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If ping-pong table sales are falling, then Silicon Valley is clearly doomed

Reuters//Erin Siegal
Not so much fun anymore?
  • Aamna Mohdin
By Aamna Mohdin


Published This article is more than 2 years old.

If you’re a cool, hip tech company, you need a ping-pong table.

The game has become synonymous with global startup culture. Organizations like Startup Ping Pong and the San Francisco Ping-Pong League have popped up across Silicon Valley. In Australia, a ping-pong table is tax-deductible for certain businesses.

But can they be used a leading indicator on the state of Silicon Valley—a place where startup employees keep $100 Butterfly-branded paddles in their desk drawers? Maybe, according to The Wall Street Journal (paywall).

In the first quarter of 2016, sales of ping-pong tables dropped by 50% compared with the previous quarter, according to Billiard Wholesale, a store in San Jose, California that supplies tech companies in the area. In the same period, venture-capital funding of startups dropped by a quarter, the WSJ noted.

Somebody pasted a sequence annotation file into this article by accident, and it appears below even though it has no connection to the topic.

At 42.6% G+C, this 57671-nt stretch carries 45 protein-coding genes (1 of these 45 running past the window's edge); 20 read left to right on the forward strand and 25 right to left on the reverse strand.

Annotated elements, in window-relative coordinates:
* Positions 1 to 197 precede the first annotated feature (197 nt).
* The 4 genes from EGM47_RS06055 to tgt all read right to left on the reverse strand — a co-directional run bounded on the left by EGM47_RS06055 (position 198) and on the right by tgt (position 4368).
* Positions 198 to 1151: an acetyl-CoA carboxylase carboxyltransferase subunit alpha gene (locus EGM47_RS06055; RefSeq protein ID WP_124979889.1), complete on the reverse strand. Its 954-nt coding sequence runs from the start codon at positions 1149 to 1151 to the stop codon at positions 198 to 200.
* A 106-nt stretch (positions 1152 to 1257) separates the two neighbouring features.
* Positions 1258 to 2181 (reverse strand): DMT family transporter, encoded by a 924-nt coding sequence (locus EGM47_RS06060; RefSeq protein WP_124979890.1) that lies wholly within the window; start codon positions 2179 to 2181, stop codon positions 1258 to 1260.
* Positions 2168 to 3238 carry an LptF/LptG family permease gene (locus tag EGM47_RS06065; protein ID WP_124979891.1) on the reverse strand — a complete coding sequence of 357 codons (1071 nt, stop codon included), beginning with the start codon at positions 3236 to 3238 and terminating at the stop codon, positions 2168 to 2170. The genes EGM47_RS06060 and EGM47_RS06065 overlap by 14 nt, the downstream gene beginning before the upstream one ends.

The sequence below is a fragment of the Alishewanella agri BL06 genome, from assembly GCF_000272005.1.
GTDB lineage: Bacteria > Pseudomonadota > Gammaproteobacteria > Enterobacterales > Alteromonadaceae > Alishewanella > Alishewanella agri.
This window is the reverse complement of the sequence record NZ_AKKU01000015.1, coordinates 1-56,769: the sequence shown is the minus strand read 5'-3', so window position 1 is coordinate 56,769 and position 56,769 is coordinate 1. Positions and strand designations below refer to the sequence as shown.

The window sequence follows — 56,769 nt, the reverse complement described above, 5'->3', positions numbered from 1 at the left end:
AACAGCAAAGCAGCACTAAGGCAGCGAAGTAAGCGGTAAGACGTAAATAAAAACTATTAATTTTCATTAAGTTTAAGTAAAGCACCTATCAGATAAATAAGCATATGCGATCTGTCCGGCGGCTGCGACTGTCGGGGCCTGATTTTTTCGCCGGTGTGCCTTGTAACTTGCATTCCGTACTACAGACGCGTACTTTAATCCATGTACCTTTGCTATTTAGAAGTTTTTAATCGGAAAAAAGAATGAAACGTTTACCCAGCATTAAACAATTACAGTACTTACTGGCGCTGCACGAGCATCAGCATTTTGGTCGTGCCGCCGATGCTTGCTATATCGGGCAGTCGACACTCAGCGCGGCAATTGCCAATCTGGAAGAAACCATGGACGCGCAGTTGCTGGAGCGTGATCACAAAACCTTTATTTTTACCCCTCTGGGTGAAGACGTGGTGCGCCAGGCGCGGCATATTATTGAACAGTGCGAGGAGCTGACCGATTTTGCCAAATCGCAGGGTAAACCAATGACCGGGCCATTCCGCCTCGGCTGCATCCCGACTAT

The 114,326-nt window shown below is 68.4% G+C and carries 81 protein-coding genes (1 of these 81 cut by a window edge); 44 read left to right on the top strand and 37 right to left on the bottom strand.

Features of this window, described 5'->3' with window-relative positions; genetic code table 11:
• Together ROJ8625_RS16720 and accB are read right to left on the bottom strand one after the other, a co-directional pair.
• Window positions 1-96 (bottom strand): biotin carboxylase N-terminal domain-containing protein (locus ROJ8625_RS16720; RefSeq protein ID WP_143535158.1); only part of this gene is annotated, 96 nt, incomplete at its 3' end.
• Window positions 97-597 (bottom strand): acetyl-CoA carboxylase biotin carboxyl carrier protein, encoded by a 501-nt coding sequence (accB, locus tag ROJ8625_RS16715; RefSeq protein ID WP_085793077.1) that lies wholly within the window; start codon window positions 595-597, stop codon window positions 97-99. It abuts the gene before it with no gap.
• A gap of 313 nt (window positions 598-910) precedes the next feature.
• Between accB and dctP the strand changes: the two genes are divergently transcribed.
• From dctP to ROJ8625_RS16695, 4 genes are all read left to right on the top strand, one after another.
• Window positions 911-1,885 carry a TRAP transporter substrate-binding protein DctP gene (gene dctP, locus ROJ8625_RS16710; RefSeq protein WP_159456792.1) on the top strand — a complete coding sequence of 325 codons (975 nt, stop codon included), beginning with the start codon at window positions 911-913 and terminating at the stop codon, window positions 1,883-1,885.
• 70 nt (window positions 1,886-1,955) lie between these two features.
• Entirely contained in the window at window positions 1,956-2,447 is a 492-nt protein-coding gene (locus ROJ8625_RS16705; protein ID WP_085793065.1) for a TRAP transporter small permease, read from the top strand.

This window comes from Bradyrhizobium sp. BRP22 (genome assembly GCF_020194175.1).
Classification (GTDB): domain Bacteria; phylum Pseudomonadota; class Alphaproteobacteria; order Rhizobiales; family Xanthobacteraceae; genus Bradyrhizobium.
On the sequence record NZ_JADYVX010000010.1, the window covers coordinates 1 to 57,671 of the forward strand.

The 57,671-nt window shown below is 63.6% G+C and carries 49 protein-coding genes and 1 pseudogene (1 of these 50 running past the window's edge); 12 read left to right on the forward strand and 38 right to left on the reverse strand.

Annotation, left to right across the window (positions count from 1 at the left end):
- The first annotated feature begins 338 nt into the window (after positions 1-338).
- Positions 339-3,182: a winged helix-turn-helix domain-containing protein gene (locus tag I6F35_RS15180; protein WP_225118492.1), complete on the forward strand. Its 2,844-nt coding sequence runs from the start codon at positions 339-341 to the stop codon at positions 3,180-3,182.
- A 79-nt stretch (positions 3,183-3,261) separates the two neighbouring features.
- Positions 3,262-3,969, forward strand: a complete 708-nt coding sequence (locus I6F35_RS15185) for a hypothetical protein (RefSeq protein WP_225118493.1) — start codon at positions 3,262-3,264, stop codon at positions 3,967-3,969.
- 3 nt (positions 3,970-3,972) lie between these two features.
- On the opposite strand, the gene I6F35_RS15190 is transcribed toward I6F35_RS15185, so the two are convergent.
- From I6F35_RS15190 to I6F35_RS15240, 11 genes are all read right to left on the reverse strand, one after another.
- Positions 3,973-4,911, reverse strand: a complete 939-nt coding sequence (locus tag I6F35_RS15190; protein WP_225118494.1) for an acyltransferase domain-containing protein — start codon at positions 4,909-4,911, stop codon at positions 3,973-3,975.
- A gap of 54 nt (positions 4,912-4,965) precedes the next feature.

The drop in sales also be explained by the growing ire to perks like ping-pong tables, which are now being seen as overrated. It’s been described as “a patchwork repair covering foundational problems.” With workers now more likely to get free food than health insurance, it’s no wonder the tables are starting to turn.

Billiard Wholesale’s owner Simon Ng—who is obviously doing well as he drives a Porsche Boxster—said that in February, when the tech-heavy Nasdaq index fell to its lowest in more than a year, he sold the fewest ping-pong tables to companies since at least 2014. He told the WSJ he believes the drop in sales reflects a “general slowdown” in Silicon Valley.

Ng noted that Twitter was buying a lot of tables, and then suddenly stopped in the last quarter. (Twitter is not doing so well, at least as far its stock is concerned.) And even-more troubled Yahoo hasn’t “bought stuff in a looong time,” he told the WSJ, not since a purple foosball table.

Though he advised against making any investment decisions based on ping-pong table sales.

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